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Ratna Omidvar

For private sponsors such as Ratna Omidvar, the federal government's decision to push back the deadline for the arrival of Syrian refugees is causing problems, especially when it comes to housing.

Ms. Omidvar and her group – there are 10 members altogether and they call themselves Team Everest – were expecting the large family of refugees they are sponsoring to arrive in the first few planeloads next week. The family has passed all the screening and approval processes.

Now, they just don't know. "We just got another uncertainty thrown at us now," she said.

On Tuesday, the federal government announced that the bulk of the 25,000 refugees – 15,000 of the refugees are government-sponsored and 10,000 are privately sponsored – will come to Canada by the end of February. Only 10,000 refugees will come in before the end of December – 8,000 of them will be privately sponsored.

Prime Minister Justin Trudeau had promised during the election campaign that he would bring in 25,000 by the end of the year – and that was the deadline that private sponsorship groups, such as Ms. Omidvar's, were working toward.

"There is a certain amount of uncertainty inherent in being a private sponsor," said Ms. Omidvar. "We don't actually know when they'll come and the government doesn't tell you … and now they were supposed to come by the end of the year and now I just find out maybe yes, maybe no. So we deal with uncertainty."

Ms. Omidvar is also the chair of Lifeline Syria, an organization that sprang up earlier this year in response to the crisis in the war-torn country. It has 1,200 sponsors and close to 300 groups in the Toronto area, she said.

The issue for her team, she said, is not money – they had no problems raising close to $60,000 – it is housing.

"We've come very close at times to saying, 'okay, let's rent this townhouse.' Then we've said, 'isn't that a waste of money, because we don't actually know when they'll come …'"

Carolyn Davis is the executive director of Catholic Crosscultural Services, an organization in Toronto that has for the past eight years been contracted by the federal immigration department to train private sponsors.

She said the demand for their services has "skyrocketed" since the tragic picture of the young Kurdish boy, Alan Kurdi, who washed up dead on a Turkish beach last September, was published in newspapers around the world.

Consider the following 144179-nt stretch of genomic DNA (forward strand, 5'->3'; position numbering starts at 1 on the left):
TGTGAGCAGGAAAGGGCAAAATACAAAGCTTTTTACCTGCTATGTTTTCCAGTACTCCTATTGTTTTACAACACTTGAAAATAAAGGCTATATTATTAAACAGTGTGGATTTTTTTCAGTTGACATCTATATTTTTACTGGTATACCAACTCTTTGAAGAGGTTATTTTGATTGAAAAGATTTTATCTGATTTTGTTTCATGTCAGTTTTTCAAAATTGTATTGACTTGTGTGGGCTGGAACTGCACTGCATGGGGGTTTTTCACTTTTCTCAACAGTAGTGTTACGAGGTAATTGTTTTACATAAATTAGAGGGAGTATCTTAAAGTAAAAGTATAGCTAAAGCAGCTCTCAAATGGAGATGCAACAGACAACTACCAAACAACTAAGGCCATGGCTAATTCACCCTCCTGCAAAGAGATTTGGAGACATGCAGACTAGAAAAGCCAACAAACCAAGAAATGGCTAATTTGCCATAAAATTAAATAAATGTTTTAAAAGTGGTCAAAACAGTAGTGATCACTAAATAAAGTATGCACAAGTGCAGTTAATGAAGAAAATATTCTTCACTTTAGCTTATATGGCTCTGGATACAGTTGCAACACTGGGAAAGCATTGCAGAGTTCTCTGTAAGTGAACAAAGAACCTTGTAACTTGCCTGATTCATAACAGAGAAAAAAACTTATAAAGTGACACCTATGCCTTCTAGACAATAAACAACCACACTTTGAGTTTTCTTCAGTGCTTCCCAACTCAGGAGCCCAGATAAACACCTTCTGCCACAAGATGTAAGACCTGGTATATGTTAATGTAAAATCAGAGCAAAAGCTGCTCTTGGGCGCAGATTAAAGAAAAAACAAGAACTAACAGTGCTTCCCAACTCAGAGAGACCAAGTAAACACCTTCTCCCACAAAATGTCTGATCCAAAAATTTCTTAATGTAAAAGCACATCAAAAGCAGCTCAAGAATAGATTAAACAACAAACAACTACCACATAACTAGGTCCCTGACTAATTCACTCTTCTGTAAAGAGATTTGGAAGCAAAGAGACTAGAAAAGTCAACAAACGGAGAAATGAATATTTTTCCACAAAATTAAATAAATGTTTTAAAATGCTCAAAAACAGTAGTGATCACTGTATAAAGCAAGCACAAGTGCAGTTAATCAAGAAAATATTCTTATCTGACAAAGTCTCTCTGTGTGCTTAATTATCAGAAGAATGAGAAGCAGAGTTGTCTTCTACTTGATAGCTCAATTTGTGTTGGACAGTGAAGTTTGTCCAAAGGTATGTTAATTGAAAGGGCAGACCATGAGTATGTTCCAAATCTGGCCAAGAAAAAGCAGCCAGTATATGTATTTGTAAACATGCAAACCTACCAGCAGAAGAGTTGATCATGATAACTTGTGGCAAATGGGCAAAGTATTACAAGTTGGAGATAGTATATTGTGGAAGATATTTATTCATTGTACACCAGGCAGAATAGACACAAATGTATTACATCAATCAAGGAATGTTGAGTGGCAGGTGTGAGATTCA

Before then, she said she had four staff who were busy training and running workshops. That has increased to eight staff members, and about four more are to be added.

Ms. Davis said for private sponsors, housing is a "massive issue." Sponsors must agree to cover the costs of housing and household expenses for the entire first year.

"Trying to find reasonably priced accommodation is not simple in many cities and towns," she said. But Ms. Davis noted that they are not alone. In many municipalities, there are English classes and trained settlement workers who can help, for example.

Meanwhile, Ms. Omidvar's group – it includes a film producer, a lawyer, a couple of public servants and even her bridge partner – is "sort of going crazy with the uncertainty," she said.

And so, she and the others are doing the things that must get done.

She recently put a call out on Facebook for 24 new bath towels – instantly, someone stepped up with a donation. They have collected furniture, which is being moved into one of the sponsor's garages.

"The generosity of the people is incredible," she said.

In addition, Team Everest bought cellphones and is in the process of programming them with the pictures and phone numbers of the members, which will be translated into Arabic so that when the family arrives, they will have phones.

In addition, the group has figured out a budget, and even have some wiggle room, she said.

Team Everest, like so many other private sponsorship groups, only started meeting several months ago. Then, the federal election happened. "We went from what I would say was a fairly unfriendly government to a very friendly government," she said.

And so, she is disappointed by Tuesday's announcement, and the delay.

"But I am understanding," she said. "If they want to do it right, if it takes another three months – as long as the commitment for the 25,000 is still on the table, and it is still on the table."